There are many times throughout There’s A Light Coming Through, the new record from Toronto’s Home Alone, when you’ll find yourself wondering whether the album title is a simple statement or an optimistic hope. There are occasional moments, when the record is as its most limber, when it appears to be leaning towards the former; a chink of daylight in the distance, a clear and visible light at the end of the tunnel. It never seems to last though – as the delicate ‘Basement’ brings the album to a subdued close you’re left only with the over-riding feeling that the light coming through is still as far away now as it was at the start.
Fortunately, for us rather than him, that darkening place of despondency, which often reveals itself in the early hours of the morning, often produces a compelling soundtrack, and that proves to be the case here. Loneliness and longing seeps out of the majority of the tracks and it sucks you in completely. In albums such as this we often look for moments of light to alleviate this kind of pressure, to give us some respite from the sound of someone else struggling, but it never really comes. And we never really need it, either. The tracks often appear weightless, suspended in the ether, not desperately climbing to the surface but not sinking to the bottom either. It’s happy to be suspended, to suspend itself, to offer a prolonged snapshot of being lost in a world it knows only too well. Drive All Night is a perfect example of this, the same three chords repeated over and over and over until you’re no longer sure where you are or where you were even trying to drive to in the first place. It’s vague and indefinite but it’s beautiful too and we take comfort in that rather than worry about anything more specific.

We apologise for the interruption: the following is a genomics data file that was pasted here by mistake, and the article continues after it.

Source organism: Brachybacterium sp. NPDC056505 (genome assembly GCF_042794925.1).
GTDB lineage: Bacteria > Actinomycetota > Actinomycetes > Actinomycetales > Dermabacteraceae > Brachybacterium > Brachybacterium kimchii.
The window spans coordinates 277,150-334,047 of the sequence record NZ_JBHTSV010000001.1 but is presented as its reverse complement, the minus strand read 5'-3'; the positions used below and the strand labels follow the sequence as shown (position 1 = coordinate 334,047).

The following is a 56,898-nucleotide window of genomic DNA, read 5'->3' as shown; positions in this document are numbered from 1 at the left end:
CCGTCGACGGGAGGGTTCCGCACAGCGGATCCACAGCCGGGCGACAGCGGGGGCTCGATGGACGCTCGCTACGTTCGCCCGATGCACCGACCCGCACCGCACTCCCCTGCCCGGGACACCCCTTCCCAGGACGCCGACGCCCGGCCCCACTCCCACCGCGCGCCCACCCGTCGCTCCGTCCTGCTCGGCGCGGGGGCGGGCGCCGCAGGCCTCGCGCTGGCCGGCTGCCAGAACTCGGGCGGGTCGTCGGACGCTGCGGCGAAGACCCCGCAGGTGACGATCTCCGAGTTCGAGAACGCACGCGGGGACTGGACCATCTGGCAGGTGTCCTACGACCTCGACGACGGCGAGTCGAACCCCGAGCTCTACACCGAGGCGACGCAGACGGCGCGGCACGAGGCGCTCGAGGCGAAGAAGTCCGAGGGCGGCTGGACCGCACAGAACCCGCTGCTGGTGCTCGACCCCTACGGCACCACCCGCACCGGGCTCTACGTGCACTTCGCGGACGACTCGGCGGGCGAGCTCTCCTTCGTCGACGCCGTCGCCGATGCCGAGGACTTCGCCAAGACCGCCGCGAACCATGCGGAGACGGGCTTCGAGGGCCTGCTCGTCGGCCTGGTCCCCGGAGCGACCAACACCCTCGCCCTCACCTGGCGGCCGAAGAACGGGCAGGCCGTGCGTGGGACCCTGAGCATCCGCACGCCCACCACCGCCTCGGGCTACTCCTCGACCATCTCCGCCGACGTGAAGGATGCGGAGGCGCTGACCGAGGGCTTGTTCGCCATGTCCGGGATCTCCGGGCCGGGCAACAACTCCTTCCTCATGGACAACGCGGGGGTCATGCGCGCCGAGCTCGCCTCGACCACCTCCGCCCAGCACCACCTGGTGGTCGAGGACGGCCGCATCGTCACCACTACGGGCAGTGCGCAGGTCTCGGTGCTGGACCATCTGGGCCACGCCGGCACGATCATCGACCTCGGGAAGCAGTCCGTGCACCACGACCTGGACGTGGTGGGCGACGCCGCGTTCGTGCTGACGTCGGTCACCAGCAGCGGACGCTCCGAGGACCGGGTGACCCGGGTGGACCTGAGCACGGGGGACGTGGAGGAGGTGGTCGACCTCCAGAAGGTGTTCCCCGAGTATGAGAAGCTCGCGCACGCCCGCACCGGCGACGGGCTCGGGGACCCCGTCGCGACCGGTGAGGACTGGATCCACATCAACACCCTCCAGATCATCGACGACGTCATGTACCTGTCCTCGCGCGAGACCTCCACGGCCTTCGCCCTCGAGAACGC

Perhaps the biggest key to the records closely guarded grasp lies in Blunts; a track that first appeared in 2013 and sits at the centre of There’s A Light. There are many nods to weed, and the effect of it, throughout Home Alone’s back catalogue and once you consider this, the picture, somewhat ironically, becomes a lot clearer. That separation between our thoughts and the harsh realities of the real world swamps this record cloaking everything in a fog that’s present throughout, but it’s not one that muddies or confuses matters, it’s one that we find relief in. Revel in, even. A place to hide ourselves away, where we can be anything and anyone for a couple of hours, and one where the daylight that’s beginning to creep in through the eyelids isn’t the cold world calling us back but, simply, a light coming through. – Gold Flake Paint Blog
Tracklist: interstates & stuff / restless / touch the ground / drive all night / beds / blunts / broke the ice / basements